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LINGUIST List 25.1535

Tue Apr 01 2014

Calls: Syntax, Historical Linguistics, Language Acquisition/Italy

Editor for this issue: Bryn Hauk <brynlinguistlist.org>

Date: 01-Apr-2014
From: Federica Cognola <federica.cognolaunitn.it>
Subject: Understanding Pro-drop: A Synchronic and Diachronic Perspective
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Full Title: Understanding Pro-drop: A Synchronic and Diachronic Perspective

Date: 19-Jun-2014 - 21-Jun-2014
Location: Trento, Italy
Contact Person: Federica Cognola
Meeting Email: < click here to access email >
Web Site: http://events.unitn.it/en/pro-drop2014

Linguistic Field(s): Historical Linguistics; Language Acquisition; Syntax

Call Deadline: 15-Apr-2014

Meeting Description:

This conference aims at advancing our understanding of null-subject languages, in particular of partial pro-drop languages, by bringing together researchers working on empirical (synchronic, diachronic and acquisitional) and theoretical aspects of pro-drop.

Since Rizzi's (1982) work, it has been known that there exist different types of null-subject languages. Roberts & Holmberg (2010) propose that there exist four types of pro-drop languages:

- Consistent null-subject languages, such as Italian and Greek, in which a referential subject can be dropped in any syntactic environment
- Radical pro-drop languages, such as Chinese, Japanese and Korean, in which the presence of a null-subject correlates with dropping of nominals in several environments (cf. Huang 1984, Tomioka 2003, Saito 2007, Neeleman & Szendröi 2007)
- Expletive null-subject languages, such as standard German, varieties of Dutch and Afrikaans (cf. Biberauer 2010), in which expletive, but not referential subjects can be dropped under certain syntactic conditions
- Partial null-subject languages, such as Finnish, Brazilian Portuguese and Russian, in which 'the pronominal subject may remain unexpressed under restricted conditions determined by both the morphological and the syntactic context.' (Roberts/Holmberg 2010:6)

Invited Speakers:

Manuela Ambar, University of Lisboa
Theresa Biberauer, University of Cambridge
Mara Frascarelli, University of Roma Tre
Helmut Weiss, University of Frankfurt & Anna Volodina, Institut für Deutsche Sprache, Mannheim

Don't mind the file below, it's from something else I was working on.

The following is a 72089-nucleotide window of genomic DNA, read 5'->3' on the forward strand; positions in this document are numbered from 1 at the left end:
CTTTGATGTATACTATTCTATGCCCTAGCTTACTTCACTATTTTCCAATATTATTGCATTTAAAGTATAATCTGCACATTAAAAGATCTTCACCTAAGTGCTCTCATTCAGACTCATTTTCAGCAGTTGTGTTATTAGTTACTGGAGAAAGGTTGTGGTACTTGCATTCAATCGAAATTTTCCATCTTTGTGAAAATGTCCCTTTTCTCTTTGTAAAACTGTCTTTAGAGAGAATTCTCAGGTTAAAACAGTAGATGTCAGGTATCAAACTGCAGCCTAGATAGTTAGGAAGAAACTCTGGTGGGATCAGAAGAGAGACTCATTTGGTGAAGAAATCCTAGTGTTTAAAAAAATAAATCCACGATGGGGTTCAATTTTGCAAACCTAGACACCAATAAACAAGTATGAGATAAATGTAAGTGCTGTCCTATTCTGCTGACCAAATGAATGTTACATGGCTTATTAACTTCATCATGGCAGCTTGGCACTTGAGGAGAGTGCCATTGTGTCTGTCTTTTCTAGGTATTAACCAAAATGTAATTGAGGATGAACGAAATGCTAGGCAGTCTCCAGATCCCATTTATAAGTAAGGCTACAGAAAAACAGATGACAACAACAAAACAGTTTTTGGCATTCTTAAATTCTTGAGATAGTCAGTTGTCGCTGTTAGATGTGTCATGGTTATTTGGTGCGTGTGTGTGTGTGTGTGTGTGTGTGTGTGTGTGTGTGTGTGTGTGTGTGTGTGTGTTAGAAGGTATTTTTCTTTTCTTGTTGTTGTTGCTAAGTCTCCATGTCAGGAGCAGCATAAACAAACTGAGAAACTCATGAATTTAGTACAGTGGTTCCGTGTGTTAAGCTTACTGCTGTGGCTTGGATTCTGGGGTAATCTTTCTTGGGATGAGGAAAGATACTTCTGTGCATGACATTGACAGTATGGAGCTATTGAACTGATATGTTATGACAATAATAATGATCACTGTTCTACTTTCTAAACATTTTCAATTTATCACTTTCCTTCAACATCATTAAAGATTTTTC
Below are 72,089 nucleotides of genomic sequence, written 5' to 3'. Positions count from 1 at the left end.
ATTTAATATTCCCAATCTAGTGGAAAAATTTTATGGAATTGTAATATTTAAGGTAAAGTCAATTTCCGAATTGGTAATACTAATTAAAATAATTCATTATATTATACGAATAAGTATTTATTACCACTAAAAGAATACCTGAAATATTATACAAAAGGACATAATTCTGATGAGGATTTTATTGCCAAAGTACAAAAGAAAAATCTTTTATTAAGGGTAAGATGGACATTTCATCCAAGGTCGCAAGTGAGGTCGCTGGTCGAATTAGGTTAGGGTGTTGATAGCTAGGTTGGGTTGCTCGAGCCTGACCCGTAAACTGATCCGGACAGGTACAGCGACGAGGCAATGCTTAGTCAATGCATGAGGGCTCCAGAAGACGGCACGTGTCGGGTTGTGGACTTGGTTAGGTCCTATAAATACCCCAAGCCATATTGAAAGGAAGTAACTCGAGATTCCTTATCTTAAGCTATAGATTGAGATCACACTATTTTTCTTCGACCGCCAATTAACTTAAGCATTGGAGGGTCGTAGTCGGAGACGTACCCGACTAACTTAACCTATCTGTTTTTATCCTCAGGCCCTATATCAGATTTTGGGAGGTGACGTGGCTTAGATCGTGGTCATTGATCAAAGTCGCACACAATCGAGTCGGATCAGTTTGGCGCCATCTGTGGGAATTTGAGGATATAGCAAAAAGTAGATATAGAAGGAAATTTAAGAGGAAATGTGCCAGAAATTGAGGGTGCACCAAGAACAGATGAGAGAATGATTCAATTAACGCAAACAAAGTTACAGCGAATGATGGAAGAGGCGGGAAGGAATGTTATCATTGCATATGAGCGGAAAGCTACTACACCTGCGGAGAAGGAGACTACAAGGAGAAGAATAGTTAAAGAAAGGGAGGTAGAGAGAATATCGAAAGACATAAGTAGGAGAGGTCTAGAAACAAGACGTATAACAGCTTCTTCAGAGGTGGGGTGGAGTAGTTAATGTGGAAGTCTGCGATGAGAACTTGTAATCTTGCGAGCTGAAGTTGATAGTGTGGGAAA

Michael Zimmermann, University of Konstanz

Final Call for Papers:

Abstracts should be anonymous and not exceed two pages (12-point Times New Roman font, with single spacing and margins of at least 2.54cm/1 inch), including examples and references. They should be sent as PDF attachment to federica.cognolaunitn.it. Submissions are limited to a maximum of one individual and one joint abstract per author, or two joint abstracts per author.

Please see http://events.unitn.it/en/pro-drop2014 or contact Federica Cognola (federica.cognolaunitn.it) for further information.

Submission deadline: 15 April 2014
Notification: No later than 10 May 2014

We encourage submissions for 30-minute talks (followed by 10 minutes for discussion) addressing (but not restricted to) the following questions:

a) Why can referential definite subject pronouns be null in pro-drop languages? Are rich morphology (Rizzi 1982, Neeleman/Szendröi 2007 a.o.), discourse (i.e. pro being licensed by a moved topic, cf. Frascarelli 2007, Grimshaw & Samek-Lodovici 1998, Modesto 2008, Barbosa 2013 a.o.) or ellipsis, cf. Duguine (2013) or a combination of these factors responsible for pro-drop?

b) What can phenomena such as complementiser agreement found typically in German and Dutch dialects (cf. Bennis/Haegeman 1984, Bayer 1984, Fuss 2005, Gruber 2008, 2013, Haegeman & van Koppen 2012, van Koppen 2012 a.o.) and the presence of subject clitics in Northern Italian dialects (Brandi/Cordin 1981,1989, Poletto 2000 a.o.), tell us about the relationship between C and T (cf. Chomsky 2008)?

c) What is the core property distinguishing partial from consistent pro-drop languages? Is the identification of a general class of partial pro-drop languages empirically motivated? Can we identify different types of partial pro-drop languages? What is the status of generics in partial pro-drop languages (cf. Holmberg 2005, 2010)?

d) Can acquisition studies help us to determine what the properties of pro-drop languages are?

e) It has been claimed that some modern non-null-subject languages went through periods in their history in which they allowed for referential null-subjects (cf. Old English (OE), van Gelderen 2005, Walkden 2012 a.o.) and Old High German (OHG, Axel 2007, Axel/Weiss 2011, Schlachter 2012 a.o.). Conversely, Old Romance (OR) languages have been claimed (Benincà 1984, Adams 1987, Roberts 1993, Vance 1989, 1993 a.o.) to be asymmetric pro-drop languages, i.e. languages in which null subjects are much more frequent in main clauses, and much rarer in embedded clauses. What are the conditions determining the distribution of null subjects in OE, OHG and OR? Are there any modern varieties which display such a pro-drop systems? Can OE, OHG and OR be defined as partial pro-drop languages in Holmberg's (2005, 2010) sense (cf. Cognola 2013, Waldken 2013)? Why has the system found in OE, OHG and OR been lost in the modern varieties?



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